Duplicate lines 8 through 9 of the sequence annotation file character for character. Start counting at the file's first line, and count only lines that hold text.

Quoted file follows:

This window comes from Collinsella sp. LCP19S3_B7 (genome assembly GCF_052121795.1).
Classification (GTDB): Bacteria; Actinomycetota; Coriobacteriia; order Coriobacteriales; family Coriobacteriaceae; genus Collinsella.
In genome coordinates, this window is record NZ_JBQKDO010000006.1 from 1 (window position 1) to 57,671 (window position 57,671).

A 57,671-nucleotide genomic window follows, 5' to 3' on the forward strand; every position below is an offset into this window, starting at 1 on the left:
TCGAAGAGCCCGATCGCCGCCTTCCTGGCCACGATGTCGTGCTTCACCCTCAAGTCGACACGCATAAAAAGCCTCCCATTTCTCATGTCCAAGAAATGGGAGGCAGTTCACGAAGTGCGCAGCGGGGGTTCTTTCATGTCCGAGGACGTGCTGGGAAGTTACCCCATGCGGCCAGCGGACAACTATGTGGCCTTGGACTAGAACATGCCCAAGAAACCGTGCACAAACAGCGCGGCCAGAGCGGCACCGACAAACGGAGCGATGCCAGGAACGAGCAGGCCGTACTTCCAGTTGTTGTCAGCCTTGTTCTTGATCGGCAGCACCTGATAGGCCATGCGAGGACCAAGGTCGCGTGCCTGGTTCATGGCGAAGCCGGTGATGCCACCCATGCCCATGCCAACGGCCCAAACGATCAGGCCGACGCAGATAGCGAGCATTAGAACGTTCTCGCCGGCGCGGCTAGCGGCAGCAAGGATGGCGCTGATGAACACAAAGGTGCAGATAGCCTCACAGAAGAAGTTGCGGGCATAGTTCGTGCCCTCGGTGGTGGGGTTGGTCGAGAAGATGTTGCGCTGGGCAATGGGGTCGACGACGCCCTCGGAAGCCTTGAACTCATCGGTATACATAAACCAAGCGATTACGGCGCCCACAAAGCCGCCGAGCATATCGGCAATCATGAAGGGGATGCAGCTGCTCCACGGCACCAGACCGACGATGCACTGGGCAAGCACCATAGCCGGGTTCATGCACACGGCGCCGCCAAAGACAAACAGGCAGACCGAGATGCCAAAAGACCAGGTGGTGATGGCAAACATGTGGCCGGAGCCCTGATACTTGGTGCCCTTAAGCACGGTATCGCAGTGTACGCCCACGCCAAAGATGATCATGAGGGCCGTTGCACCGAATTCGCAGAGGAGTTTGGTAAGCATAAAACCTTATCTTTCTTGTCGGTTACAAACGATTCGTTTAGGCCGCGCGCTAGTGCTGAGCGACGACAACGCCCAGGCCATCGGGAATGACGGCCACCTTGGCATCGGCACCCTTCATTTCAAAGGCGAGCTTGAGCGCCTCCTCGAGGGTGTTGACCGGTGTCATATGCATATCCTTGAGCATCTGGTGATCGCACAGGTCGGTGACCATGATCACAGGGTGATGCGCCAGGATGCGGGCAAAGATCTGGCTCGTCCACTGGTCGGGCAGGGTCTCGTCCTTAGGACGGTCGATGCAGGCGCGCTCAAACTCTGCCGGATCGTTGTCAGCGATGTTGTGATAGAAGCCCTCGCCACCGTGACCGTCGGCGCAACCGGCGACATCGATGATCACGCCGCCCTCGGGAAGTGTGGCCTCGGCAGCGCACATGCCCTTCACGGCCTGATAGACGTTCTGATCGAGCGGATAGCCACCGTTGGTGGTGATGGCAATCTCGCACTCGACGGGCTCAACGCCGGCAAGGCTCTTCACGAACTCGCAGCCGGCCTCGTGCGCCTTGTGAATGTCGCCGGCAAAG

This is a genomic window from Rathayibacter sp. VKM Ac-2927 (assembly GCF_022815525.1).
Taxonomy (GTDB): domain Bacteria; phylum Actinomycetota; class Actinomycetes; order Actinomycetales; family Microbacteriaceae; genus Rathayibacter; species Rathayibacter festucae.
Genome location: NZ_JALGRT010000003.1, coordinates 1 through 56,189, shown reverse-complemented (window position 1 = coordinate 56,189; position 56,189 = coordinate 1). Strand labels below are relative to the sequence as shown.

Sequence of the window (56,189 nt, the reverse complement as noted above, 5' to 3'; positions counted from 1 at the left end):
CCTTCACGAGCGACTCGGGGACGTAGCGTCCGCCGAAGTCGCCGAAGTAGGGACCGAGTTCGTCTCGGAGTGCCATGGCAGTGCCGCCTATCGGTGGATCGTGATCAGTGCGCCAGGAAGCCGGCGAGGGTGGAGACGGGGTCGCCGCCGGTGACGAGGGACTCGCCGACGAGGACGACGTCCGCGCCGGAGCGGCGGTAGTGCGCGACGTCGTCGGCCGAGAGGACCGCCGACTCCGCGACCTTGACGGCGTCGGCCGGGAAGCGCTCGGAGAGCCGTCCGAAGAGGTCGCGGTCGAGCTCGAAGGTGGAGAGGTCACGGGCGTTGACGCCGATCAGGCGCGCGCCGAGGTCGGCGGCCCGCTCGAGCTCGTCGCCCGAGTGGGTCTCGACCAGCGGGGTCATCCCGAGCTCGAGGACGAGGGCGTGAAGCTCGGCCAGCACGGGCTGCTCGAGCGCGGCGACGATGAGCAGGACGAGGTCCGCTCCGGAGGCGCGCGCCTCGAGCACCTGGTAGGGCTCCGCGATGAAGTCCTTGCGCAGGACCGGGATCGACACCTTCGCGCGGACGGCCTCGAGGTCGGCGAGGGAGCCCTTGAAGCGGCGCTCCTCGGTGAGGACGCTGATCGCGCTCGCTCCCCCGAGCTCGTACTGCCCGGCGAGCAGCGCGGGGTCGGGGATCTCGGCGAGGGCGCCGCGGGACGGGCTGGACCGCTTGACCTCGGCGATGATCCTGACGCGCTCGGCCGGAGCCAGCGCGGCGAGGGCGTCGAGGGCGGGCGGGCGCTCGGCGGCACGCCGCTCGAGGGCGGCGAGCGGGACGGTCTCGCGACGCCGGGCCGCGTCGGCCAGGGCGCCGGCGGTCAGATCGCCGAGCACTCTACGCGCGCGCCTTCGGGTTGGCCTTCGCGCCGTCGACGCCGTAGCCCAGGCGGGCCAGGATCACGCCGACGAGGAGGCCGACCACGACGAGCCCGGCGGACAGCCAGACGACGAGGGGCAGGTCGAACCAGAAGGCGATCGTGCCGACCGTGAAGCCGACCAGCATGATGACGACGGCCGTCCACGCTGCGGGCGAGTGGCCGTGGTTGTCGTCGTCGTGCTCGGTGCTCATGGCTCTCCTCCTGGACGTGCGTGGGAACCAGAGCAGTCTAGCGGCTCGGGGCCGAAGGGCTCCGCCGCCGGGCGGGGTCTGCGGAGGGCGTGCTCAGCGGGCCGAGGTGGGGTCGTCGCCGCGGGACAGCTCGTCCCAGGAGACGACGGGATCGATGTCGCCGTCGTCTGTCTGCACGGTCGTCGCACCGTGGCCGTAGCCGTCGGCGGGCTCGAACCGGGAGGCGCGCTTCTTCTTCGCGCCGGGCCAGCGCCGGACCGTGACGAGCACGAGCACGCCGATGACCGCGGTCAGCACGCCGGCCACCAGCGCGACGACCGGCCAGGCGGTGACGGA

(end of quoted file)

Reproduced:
Genome location: NZ_JALGRT010000003.1, coordinates 1 through 56,189, shown reverse-complemented (window position 1 = coordinate 56,189; position 56,189 = coordinate 1). Strand labels below are relative to the sequence as shown.

Sequence of the window (56,189 nt, the reverse complement as noted above, 5' to 3'; positions counted from 1 at the left end):